Occupy DC Encampments Raided and Shut Down, 11 Arrested
The long saga of Occupy DC, one of the most visible encampments in the Occupy movement, came to another head Saturday morning, when police raided McPherson Square. The raid took around 24 hours, eventually expanding to Freedom Plaza, with police using a "no-camping rule" to evict occupants and, by Sunday, clean up and clear out tents and other personal belongings of Occupy's former residents. WSJ:
WASHINGTON—Workers wearing masks and white hazmat suits began clearing a second Occupy D.C. encampment Sunday afternoon, a day after 11 were arrested and a police officer was hit in the face with a brick following a pre-dawn raid Saturday at a separate downtown park.
National Park Service police said Sunday's action at Freedom Plaza, site of a months-long protest just blocks from the White House, was a continuation of the enforcement of a camping ban that began a day earlier at McPherson Square. Both spaces are under the jurisdiction of the park service.
Sunday's enforcement appeared peaceful, though police with riot shields and an armored vehicle waited just outside the plaza as maintenance workers removed bedding and trash from the camp.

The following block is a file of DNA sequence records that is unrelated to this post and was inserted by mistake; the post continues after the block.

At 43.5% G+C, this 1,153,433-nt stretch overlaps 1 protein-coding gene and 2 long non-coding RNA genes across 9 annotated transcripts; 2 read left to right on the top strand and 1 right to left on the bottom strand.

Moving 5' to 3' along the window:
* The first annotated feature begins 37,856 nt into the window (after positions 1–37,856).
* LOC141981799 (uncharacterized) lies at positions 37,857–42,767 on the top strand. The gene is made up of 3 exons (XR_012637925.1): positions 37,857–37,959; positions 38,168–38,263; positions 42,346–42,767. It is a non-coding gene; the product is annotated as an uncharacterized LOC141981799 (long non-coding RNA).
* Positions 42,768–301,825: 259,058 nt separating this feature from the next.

Eleven protesters were arrested during the raids, including one person who allegedly threw a brick at a police officer, and was charged with felony assault of a police officer. Here's video as it began to get ugly, but unfortunately the protesters featured are hurling misogynist invective at the police who allegedly sought to assault them. (Dudes of Occupy: do better!) According to the WSJ, "campers were struck with riot shields and knocked down by police." More barricades were erected, reports the Washington Post, and tents where Occupiers lived were summarily cleared.
Freedom Plaza's Sunday cleanup resulted in one arrest, and was less dramatic than the cleanup the day prior, though the amount of tents left after the raid was halved. Read more at the Washington Post.